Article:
Following his controversial visit to his alma mater, Duke Ellington School of the Arts in Washington, D.C., Dave Chappelle, is leaving the decision of whether to rename the school’s theatre after him in the hands of donors.
“Talk is cheap (Unless I do it),” Chappelle wrote in an Instagram post. “The Duke Ellington school is a glorious institution. Within those walls I found a context to explore my creativity seriously. Duke Ellington, in large part, prepared me to undertake this noble and difficult profession. It was a fine institution before any of its current occupants got there. God willing, it will be a fine institution long after their tenure is done. My only intent is to insure Duke Ellington the opportunity to train its artists unfettered.”
As Chappelle wrote, while he finds the request to rename the theatre after him “a great honour,” he insisted it was “not my idea, aim or desire.”
As a result, he’s asking those who “object to my receiving this honour… to donate to the school noting your objection. If you are in favour of the theater being named ‘Chappelle’, I urge you to donate to the school, noting your approval.”
He concluded, “Whichever opinion donates the highest collective dollar amount, wins. If by April, those against the ‘Chappelle’ theatre exceed the donations of those who are neutral or in favor of the theatre being named ‘Chappelle’, I will gladly step aside. If not, I will happily attend the naming ceremony. And if you don’t care enough to donate… please shut the f**k up, forever.”
As Politico reported, Chappelle spoke to students at the school on Nov. 23, where an audience of about 600 students assembled.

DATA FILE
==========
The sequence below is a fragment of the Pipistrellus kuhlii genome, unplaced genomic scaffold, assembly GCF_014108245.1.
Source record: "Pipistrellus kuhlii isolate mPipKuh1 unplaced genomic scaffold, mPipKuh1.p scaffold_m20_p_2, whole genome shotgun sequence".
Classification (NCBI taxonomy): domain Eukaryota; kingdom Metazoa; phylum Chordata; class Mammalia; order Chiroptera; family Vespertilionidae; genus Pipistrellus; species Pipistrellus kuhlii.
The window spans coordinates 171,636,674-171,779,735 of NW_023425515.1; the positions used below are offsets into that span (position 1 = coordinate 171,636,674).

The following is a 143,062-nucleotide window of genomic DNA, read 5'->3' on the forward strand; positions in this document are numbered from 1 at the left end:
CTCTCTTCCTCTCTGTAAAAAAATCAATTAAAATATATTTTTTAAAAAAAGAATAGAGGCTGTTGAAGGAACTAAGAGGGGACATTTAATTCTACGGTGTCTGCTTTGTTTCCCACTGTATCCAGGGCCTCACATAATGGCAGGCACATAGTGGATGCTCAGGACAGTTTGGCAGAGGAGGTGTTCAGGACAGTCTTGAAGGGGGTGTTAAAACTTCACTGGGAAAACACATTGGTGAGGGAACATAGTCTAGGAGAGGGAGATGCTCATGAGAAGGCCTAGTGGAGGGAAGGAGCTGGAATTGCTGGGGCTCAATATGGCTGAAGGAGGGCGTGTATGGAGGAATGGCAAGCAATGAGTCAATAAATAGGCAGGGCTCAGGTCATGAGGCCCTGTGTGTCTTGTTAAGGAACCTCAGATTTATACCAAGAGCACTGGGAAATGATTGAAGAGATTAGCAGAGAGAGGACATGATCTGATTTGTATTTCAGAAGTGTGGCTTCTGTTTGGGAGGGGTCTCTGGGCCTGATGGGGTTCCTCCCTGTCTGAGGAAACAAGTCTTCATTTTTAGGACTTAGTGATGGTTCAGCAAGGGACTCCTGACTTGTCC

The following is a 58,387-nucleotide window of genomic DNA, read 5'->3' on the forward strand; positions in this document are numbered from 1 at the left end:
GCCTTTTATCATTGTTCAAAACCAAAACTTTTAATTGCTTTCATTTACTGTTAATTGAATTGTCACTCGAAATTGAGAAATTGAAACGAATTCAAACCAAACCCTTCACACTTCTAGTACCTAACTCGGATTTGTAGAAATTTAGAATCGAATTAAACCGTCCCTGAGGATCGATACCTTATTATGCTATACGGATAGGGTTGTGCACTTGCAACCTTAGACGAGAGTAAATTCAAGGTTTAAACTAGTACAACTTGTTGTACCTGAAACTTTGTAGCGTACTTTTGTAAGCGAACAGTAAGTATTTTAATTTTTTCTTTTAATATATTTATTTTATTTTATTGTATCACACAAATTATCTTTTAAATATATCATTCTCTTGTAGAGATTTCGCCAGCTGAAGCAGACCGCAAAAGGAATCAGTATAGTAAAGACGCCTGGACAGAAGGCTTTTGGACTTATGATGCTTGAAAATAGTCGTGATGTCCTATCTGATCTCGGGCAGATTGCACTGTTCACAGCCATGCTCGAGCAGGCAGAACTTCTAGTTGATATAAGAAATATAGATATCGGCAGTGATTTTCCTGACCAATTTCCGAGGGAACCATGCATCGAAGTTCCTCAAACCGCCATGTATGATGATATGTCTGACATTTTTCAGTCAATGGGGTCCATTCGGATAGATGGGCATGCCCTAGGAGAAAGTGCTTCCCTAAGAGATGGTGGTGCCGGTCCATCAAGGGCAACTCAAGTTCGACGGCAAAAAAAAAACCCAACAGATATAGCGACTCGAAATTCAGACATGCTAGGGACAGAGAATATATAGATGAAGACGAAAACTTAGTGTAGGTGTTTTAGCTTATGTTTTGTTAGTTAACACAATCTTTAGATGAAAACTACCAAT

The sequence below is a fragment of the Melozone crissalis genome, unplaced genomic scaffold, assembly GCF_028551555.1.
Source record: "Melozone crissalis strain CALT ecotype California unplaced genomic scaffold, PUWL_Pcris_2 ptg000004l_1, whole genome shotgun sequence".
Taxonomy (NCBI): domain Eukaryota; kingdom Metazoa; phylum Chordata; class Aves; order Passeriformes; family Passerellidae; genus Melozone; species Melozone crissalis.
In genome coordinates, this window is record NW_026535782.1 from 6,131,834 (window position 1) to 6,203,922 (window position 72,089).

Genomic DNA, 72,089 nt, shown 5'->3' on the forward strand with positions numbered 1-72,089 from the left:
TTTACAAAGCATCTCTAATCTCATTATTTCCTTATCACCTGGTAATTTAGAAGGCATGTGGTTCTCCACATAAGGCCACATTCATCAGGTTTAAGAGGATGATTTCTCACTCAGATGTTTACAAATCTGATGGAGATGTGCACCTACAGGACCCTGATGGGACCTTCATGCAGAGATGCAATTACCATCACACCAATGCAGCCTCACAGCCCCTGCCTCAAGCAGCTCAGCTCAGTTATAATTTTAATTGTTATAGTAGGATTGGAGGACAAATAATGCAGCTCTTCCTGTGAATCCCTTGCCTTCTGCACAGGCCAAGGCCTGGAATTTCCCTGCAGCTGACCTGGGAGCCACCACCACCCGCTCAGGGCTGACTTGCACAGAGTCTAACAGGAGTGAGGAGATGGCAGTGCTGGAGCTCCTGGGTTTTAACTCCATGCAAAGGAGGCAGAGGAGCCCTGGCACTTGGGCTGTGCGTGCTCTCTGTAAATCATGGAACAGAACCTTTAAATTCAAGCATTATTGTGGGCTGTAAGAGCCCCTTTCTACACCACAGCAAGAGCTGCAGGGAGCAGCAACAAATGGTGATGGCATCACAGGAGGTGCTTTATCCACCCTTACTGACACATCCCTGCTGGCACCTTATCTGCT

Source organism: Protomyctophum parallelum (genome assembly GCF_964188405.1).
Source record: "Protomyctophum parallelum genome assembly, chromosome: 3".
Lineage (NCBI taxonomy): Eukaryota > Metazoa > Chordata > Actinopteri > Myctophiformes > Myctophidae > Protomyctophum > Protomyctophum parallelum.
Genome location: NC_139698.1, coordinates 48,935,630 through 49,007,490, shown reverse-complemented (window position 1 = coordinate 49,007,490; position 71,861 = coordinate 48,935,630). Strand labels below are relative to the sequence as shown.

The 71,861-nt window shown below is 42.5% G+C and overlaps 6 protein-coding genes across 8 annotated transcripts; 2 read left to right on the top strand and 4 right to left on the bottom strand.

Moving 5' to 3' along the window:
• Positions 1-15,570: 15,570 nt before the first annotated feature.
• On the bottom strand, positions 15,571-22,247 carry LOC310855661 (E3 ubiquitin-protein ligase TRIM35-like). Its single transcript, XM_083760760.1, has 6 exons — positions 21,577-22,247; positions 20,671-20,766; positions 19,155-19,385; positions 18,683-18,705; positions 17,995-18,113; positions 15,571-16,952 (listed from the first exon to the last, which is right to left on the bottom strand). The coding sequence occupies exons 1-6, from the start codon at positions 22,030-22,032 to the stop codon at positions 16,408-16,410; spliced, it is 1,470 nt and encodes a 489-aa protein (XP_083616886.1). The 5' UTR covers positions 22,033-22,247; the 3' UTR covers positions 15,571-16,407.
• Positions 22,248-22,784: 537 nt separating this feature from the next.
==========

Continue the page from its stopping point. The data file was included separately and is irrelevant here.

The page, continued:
The visit comes after the recent controversy around comments made in his Netflix special “The Closer” towards the transgender community. A fundraiser for the school was planned for the same day, but has since been postponed due to threats of a student walkout.
Students at the Q&A session reportedly criticized Chappelle’s content as well as his response to the backlash.
“I’m 16 and I think you’re childish, you handled it like a child,” one student said.
He responded to the comment with, “My friend, with all due respect, I don’t believe you could make one of the decisions I have to make on a given day.”
Cameras recorded throughout the session and students were asked to seal their phones in pouches prior to entering the event.
While reception to the comedian was mixed, he held no grudges towards the students and gave out free tickets for a screening of his documentary “Untitled” held later that night which provided “600 Thanksgiving meals for students and staff.”